Migrant workers living overseas are being ignored when conflict breaks out, the International Organisation for Migration (IOM) has warned.
Thousands of migrant workers needed evacuating from Lebanon
More than 11,000 migrants were left stranded in Lebanon when Westerners were evacuated during this year's conflict, the IOM said.
Marking International Migrants' Day, the IOM called for an evacuation fund to help migrants in times of crisis.
The UN says 191 million left their home countries to migrate during 2005.
That figure has almost doubled since 1980, when it stood at 99 million.
In some places, such as the Gulf states, migrant workers are a large and economically important sector of society.
Cash earned overseas and sent home by migrant workers to the developing world already outstrips the total aid budget spent by developed countries in the same region.
But the IOM warned that migrants must be offered more protection to complement an increased acceptance of the role they play in the global economy.
"There is no denying that migrants make a significant contribution to the social and economic development of the countries in which they live and work," said the organisation's director-general, Brunson McKinley.
"Given that, equal consideration must be given to their safety and well-being.
"Migrants have to be helped in a rapid, safe and well-co-ordinated manner."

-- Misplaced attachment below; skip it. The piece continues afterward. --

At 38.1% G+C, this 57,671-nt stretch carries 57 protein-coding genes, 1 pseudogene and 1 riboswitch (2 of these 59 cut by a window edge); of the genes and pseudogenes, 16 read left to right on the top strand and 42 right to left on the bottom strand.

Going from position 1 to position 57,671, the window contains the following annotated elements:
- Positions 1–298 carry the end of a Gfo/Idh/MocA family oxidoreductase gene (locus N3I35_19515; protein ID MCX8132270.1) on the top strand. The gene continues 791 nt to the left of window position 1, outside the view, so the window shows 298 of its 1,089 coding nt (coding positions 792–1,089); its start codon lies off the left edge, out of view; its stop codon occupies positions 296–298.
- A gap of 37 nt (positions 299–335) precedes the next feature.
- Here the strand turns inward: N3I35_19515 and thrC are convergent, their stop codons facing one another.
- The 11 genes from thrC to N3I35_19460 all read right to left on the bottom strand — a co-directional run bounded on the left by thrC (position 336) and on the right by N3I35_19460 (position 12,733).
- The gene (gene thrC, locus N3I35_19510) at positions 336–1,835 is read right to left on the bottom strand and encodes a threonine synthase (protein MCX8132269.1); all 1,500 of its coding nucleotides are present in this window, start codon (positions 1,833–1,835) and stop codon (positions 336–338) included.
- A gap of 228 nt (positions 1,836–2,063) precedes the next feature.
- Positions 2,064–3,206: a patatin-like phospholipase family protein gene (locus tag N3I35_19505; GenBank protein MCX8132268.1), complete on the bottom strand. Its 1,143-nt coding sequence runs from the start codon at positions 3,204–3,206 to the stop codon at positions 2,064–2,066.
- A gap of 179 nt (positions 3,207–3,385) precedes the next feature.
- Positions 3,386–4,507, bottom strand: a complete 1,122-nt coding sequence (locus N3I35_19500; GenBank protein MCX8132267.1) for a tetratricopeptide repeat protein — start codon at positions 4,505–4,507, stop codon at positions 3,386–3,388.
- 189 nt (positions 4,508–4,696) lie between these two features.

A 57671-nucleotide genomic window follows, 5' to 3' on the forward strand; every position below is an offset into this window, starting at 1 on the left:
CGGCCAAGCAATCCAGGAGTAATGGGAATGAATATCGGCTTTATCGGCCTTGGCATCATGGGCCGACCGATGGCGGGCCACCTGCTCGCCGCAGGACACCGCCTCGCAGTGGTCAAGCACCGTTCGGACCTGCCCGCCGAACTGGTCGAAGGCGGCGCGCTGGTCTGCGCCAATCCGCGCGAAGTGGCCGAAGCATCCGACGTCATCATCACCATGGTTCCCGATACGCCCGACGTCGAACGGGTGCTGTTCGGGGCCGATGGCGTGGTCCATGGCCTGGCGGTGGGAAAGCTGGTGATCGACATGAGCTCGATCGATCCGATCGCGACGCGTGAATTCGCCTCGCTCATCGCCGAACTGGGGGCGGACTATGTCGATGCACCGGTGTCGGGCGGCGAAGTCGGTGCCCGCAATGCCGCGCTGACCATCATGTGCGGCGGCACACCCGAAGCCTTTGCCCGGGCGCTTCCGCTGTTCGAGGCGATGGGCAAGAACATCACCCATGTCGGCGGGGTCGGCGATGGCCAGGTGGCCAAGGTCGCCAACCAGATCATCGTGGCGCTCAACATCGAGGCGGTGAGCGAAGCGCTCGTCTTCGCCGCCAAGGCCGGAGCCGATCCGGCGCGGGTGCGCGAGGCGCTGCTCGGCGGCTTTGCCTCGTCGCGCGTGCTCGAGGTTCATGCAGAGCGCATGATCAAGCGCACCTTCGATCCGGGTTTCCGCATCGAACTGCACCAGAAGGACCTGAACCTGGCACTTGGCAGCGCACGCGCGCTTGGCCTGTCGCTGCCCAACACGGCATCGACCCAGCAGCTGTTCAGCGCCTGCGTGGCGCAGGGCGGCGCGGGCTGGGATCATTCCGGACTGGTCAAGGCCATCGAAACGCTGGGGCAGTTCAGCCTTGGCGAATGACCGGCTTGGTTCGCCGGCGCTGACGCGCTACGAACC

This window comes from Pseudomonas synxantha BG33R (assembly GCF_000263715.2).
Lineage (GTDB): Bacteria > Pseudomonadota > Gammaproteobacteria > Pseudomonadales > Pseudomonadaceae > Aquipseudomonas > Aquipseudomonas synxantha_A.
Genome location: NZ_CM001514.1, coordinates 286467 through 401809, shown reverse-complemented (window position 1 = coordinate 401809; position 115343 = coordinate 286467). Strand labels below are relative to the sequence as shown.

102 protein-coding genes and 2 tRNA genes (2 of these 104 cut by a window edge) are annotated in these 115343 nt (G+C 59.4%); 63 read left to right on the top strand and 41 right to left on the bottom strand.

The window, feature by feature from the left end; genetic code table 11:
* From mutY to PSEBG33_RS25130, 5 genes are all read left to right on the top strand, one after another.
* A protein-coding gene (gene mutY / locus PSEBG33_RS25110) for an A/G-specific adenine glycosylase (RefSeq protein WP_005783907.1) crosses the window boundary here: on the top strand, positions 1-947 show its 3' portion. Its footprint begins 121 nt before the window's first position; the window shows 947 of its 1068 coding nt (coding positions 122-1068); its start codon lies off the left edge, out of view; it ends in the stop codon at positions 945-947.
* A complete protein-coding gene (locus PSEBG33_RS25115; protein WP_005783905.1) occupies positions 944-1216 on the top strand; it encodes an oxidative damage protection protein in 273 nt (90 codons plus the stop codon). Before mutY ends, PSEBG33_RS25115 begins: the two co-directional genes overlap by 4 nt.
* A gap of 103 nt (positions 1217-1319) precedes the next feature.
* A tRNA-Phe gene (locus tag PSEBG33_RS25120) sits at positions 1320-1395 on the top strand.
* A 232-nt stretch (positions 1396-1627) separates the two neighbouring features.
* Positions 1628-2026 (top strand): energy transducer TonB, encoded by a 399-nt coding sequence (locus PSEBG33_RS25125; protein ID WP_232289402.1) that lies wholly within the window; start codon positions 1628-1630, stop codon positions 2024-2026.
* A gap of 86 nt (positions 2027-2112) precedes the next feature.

The IOM said it hopes to establish an emergency fund that could allow national governments, non-governmental organisations (NGOs) and the IOM itself to offer evacuation, food, medical help, and shelter in times of crisis.
During the conflict in Lebanon, the IOM arranged the evacuation of more than 11,000 people from the country.
They were mainly women from Asia and Africa working as domestic servants whose governments could not arrange evacuation efforts.
The IOM also cited the ongoing conflict in Iraq, which saw migrants working in Iraq before war began in 2003 leave the country for neighbouring Jordan.
Violence in Liberia and Ivory Coast also forced migrant workers to flee in recent years, increasing calls for a standing emergency fund.
"We need to do this quickly so that when the next conflict arises, we and others are ready to help from day one. But the support of the international community as a whole has to be forthcoming," said Mr McKinley.